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View Diary: Old white man decides to leave military sexual assault decisions in the hands of old white men (175 comments)

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  •  Say hello to kangroo courts, then... (1+ / 0-)
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    ksuwildkat

    You should read a bit on the history of US military justice.  There are good reasons and historical justification for the 'set aside' provisions of the UCMJ.  

    During WWII, 49 deserters were convicted at court martial and sentenced to death; in 48 of those cases, the death penalty was overturned by the convening authority using the same power you suggest should be taken from them.  The 49th was Eddie Slovik.

    No, the system is not perfect.  NO system is perfect.  There's a reason that the military operates under a separate judicial system, and the bulk of that system's history shows that it works reasonably well.

    It's actually a telling point that one has to go back to 1945 to find a worst-case scenario - a life-or-death abuse of the court martial process.  If you ask me, that's far better than what the civilian judicial system has managed to do in that same period (hello, Innocence Project?).

    I stand with you in calling for corrective action in these recent cases; as a veteran with some limited (battalion- and division-level) experience in military justice matters, I have no problem calling out problems and abuses as they occur.

    However, it's extremely important that we not overreach.  Remember that the same authority that is properly criticized in these cases was also use to spare those 48 WWII deserters the death penalty.  Realize that privates and corporals who were unjustly convicted by courts martial benefit from the authority in question just as often--if not more often--than we see it abused.  It's often the case that abuses garner far more attention than do smooth, proper exercises of command authority.

    It's often hackneyed and trite, but - we can't throw the baby out with the bathwater.

    The word "parent" is supposed to be a VERB, people...

    by wesmorgan1 on Wed Jun 12, 2013 at 09:59:13 AM PDT

    [ Parent ]

    •  Give it up (0+ / 0-)

      The OP and 99% of the respondents have no clue about the military justice system other than "bad military bad."  Never mind it was a military court that that ruled in Rumsfeld v Hamdi despite the best efforts of the Bush administration to rig things.  Never mind female commanders would lose just as much power as their male counterparts.  Never mind that they want a completely separate justice system just for one type of crime - something that would never stand constitutional muster.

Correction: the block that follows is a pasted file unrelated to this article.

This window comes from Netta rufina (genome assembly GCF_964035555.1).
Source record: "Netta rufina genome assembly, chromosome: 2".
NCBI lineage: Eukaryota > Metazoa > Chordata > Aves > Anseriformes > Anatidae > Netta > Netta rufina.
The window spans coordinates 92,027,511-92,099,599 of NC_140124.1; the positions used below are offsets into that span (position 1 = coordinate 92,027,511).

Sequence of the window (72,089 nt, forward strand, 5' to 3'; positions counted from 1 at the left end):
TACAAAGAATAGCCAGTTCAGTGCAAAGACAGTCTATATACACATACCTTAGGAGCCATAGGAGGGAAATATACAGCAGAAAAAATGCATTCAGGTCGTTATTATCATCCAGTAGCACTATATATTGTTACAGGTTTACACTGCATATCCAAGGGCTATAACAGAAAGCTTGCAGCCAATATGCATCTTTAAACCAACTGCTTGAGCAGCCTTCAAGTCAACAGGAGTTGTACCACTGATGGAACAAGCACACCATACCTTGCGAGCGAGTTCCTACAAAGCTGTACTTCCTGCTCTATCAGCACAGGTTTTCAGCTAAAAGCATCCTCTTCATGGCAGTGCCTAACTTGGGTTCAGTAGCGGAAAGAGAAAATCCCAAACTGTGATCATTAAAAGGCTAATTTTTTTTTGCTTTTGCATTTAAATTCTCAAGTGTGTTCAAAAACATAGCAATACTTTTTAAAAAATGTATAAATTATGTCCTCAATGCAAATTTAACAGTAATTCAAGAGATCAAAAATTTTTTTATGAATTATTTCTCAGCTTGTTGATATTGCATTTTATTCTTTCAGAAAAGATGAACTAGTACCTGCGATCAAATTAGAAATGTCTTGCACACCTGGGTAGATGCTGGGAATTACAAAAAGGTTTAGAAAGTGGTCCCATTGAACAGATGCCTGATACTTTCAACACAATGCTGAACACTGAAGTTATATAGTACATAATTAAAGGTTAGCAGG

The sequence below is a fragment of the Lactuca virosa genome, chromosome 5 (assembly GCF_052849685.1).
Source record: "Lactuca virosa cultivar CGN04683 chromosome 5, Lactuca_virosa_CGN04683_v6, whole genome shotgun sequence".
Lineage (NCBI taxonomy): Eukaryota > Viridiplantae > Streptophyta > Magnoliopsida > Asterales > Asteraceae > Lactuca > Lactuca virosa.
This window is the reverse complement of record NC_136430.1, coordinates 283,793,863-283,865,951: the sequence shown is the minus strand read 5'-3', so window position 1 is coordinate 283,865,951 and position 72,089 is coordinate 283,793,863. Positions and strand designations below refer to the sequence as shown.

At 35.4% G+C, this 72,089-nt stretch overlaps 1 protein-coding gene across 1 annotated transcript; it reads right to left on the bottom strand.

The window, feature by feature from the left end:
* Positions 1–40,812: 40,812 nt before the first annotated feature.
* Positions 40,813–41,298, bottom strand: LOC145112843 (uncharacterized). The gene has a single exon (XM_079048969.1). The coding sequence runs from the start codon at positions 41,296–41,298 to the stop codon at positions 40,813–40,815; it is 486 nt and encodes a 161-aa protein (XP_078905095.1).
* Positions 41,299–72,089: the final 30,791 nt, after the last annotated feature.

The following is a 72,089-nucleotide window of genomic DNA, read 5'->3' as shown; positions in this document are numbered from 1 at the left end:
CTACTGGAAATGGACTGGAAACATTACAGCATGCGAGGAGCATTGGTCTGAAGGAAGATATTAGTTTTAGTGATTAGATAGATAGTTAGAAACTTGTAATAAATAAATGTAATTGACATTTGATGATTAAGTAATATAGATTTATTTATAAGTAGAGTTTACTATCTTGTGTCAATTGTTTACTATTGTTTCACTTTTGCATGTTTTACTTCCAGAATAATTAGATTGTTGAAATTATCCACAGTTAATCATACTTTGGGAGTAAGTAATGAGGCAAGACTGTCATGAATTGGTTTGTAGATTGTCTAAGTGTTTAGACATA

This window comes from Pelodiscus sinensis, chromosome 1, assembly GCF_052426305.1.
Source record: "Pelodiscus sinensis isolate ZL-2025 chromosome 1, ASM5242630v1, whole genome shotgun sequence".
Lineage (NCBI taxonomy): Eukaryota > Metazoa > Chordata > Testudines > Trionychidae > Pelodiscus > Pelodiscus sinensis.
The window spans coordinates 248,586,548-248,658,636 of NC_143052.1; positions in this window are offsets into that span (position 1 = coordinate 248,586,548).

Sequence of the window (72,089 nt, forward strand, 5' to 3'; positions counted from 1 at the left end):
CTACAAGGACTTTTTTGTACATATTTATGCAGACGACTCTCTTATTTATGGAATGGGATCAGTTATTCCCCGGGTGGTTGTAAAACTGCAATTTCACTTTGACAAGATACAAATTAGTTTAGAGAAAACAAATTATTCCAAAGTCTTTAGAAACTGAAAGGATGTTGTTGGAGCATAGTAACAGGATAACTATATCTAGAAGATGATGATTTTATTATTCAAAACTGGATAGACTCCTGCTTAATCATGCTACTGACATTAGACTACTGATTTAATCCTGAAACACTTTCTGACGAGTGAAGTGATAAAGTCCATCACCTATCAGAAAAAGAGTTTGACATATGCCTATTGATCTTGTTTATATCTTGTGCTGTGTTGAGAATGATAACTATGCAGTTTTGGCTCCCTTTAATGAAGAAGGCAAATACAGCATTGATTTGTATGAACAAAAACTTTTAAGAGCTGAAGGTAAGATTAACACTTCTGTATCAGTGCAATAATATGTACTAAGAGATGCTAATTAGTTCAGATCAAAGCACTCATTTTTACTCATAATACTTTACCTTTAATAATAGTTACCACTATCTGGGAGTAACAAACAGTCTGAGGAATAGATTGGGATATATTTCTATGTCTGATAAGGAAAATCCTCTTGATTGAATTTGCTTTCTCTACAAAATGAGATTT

It is well that war is so terrible -- lest we should grow too fond of it. Robert E. Lee

      by ksuwildkat on Wed Jun 12, 2013 at 11:27:25 AM PDT

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      •  If you're referring to me as the OP then (0+ / 0-)

        you'd be wrong.  I served as an infantryman in the US Army for six years.  

        In any case, Rumsfeld v. Hamdi was not a military court case, and is not relevant to this argument.  And yes, I'm fine with female commanders not having the ability to overturn a court ruling.  And I didn't ever advocate a "separate justice system for one type of crime."  You'll note that I capitalized the word "any."

        "Give to every other human being every right that you claim for yourself." - Robert G. Ingersoll

        by Apost8 on Wed Jun 12, 2013 at 06:31:53 PM PDT

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        •  6 years (0+ / 0-)

          yet somehow you never grasped that only commanders can punish?

          Do you think the District Attorney imposes punishment in civilian cases?  He/she doesn't.  A judge does.  Why?  Because that is what the Constitution says.  The Constitution gives two people the power to restrict the liberty of another citizen - a judge and a military commander.  Want someone else to do it, amend the constitution.  BTW - a judge can set aside a conviction in a civilian case just like a commander can set aside a military case.

          Hamdi was represented by a military lawyer.

          It is well that war is so terrible -- lest we should grow too fond of it. Robert E. Lee

          by ksuwildkat on Wed Jun 12, 2013 at 09:29:46 PM PDT

          [ Parent ]

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